The Callaghan Valley Training Centre was left in disarray after its second official season with no coach to lead the group. The resulting confusion and uncertainty prompted all but one of its dozen athletes to leave Whistler for other national training centres in Canmore and elsewhere. Call it growing pains.
Cross Country B.C. remained committed to the program, however, and the CVTC is here for a third season with a new coach, two committed athletes and access to an Olympic legacy they believe is second-to-none.
"I was in Newfoundland coaching the provincial team for the last four years... and then the opportunity came up to coach (with the Callaghan Valley Training Centre), which is really a once in a lifetime opportunity to be close to the Olympics and to build a new program," said Lee Churchill, a native Newfoundlander who took on the head coach position in the spring.
And while Whistler has been criticized as being a difficult environment for athletes because of the lack of affordable housing, Churchill says the year-round training opportunities are second-to-none, while the athletes' village itself will offer both short- and long-term housing for athletes after the Games - "just 15 minutes up the road from the World Class ski trails at Whistler Olympic Park, where we get to bump elbows with the best athletes in the world. Who could ask for better than that?"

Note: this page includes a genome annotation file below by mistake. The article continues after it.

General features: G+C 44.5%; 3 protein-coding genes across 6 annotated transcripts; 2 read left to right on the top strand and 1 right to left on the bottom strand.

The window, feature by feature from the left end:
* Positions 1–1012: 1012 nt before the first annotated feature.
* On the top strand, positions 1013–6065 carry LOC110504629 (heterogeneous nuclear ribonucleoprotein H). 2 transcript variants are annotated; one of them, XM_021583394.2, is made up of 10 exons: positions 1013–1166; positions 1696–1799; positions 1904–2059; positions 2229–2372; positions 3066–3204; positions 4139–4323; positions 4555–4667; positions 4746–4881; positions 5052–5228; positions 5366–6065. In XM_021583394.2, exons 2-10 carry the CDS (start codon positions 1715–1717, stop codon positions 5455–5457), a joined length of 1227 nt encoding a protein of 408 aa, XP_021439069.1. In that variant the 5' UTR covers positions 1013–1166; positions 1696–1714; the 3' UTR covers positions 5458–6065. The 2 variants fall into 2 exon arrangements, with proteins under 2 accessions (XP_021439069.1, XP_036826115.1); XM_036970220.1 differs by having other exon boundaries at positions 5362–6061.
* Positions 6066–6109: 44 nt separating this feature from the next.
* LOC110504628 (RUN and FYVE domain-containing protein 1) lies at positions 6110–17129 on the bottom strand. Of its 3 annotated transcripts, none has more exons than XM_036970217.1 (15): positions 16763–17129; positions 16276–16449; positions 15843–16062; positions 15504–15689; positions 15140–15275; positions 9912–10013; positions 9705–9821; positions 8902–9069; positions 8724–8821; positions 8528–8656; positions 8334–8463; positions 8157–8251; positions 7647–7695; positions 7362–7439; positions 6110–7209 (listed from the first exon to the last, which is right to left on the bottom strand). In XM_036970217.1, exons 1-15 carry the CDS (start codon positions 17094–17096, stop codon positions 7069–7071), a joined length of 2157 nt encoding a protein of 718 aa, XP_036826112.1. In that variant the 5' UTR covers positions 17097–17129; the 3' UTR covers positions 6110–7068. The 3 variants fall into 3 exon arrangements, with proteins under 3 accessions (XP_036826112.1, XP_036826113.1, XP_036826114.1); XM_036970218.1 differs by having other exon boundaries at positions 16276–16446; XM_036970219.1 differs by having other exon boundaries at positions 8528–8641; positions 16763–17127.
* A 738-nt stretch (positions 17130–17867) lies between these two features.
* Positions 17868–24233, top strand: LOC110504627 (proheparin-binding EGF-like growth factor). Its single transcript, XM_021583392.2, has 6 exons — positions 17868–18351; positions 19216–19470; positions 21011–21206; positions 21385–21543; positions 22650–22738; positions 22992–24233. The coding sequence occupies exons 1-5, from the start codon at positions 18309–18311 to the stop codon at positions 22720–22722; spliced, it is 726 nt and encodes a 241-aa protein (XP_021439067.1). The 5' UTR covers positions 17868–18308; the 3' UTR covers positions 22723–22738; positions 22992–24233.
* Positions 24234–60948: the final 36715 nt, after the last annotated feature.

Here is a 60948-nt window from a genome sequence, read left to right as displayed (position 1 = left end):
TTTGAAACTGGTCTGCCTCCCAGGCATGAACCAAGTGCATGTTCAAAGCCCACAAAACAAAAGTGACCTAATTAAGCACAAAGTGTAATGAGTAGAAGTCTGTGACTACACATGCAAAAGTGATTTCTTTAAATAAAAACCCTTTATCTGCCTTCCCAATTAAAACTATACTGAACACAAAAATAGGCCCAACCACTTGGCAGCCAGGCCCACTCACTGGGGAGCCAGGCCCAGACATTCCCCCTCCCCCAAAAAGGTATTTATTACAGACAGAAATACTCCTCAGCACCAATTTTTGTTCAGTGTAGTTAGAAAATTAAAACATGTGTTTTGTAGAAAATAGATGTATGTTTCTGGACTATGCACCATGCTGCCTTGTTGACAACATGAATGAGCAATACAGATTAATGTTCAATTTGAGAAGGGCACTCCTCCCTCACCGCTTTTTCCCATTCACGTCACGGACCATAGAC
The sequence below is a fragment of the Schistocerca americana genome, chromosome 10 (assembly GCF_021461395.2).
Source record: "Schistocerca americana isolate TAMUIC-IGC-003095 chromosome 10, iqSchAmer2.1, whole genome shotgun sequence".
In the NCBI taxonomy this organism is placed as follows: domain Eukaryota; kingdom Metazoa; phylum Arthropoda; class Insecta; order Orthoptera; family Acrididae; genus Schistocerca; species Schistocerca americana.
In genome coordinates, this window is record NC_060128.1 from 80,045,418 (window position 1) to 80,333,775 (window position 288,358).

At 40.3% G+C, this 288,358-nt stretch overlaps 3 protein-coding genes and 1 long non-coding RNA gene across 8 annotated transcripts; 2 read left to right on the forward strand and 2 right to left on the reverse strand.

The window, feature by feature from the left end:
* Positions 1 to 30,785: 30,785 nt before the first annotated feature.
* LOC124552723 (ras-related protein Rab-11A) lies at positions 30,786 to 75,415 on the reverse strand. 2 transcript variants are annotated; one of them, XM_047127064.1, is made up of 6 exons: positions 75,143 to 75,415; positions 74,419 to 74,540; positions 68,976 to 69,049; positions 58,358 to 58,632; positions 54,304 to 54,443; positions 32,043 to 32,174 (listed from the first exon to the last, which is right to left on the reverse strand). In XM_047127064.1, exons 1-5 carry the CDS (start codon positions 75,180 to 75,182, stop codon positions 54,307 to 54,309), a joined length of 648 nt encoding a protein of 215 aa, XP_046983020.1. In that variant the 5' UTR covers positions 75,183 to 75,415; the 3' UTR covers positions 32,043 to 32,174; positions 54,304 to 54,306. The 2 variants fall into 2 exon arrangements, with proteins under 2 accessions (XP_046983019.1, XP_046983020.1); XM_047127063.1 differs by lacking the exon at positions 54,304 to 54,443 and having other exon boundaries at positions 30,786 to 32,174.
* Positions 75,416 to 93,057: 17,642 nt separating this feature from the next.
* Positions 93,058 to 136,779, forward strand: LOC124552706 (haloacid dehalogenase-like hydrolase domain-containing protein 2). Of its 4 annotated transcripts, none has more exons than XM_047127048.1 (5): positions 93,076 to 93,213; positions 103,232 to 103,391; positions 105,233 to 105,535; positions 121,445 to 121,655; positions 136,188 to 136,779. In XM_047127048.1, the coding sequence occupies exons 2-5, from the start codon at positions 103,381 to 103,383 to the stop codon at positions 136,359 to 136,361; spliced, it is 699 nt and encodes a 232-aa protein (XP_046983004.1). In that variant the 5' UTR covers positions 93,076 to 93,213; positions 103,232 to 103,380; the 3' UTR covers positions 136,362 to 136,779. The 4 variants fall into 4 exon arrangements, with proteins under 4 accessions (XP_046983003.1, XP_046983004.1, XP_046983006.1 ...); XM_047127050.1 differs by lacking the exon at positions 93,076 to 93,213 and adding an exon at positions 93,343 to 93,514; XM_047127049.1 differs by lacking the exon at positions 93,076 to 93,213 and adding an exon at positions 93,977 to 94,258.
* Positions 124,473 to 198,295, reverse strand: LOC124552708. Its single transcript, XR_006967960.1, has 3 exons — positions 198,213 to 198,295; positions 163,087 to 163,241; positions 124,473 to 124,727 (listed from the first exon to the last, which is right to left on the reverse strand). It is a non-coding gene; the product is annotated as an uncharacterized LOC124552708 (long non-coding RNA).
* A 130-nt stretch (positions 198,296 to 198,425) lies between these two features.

Coaching in Whistler has also given Churchill a chance to meet with other sports organizations and appreciate the high level of athleticism in town. His skiers are roller skiing on local roads, biking and running on trails, in the pool and gym, and taking advantage of all the training opportunities that are available from Squamish to Pemberton, including Whistler Olympic Park.
"That's the thing about cross-country skiing, you put all those opportunities for cross-training to good use," he said.
His skiers are training seven days a week and at least twice a day on five of those days. Some of that training is solo but they get together as a team to do hill sprints with poles and roller skis and to fit in other types of training as well.
"The guys are putting in 15 to 20 hours of training a week, and that's just the physical training. We also have mental preparation, nutrition, that kind of thing."
While the program will need to attract more skiers in the future to be viable, Cross Country B.C. has committed to the program through the season. When housing becomes available Churchill expects it to be easier to attract up and coming athletes looking for a path to the national team.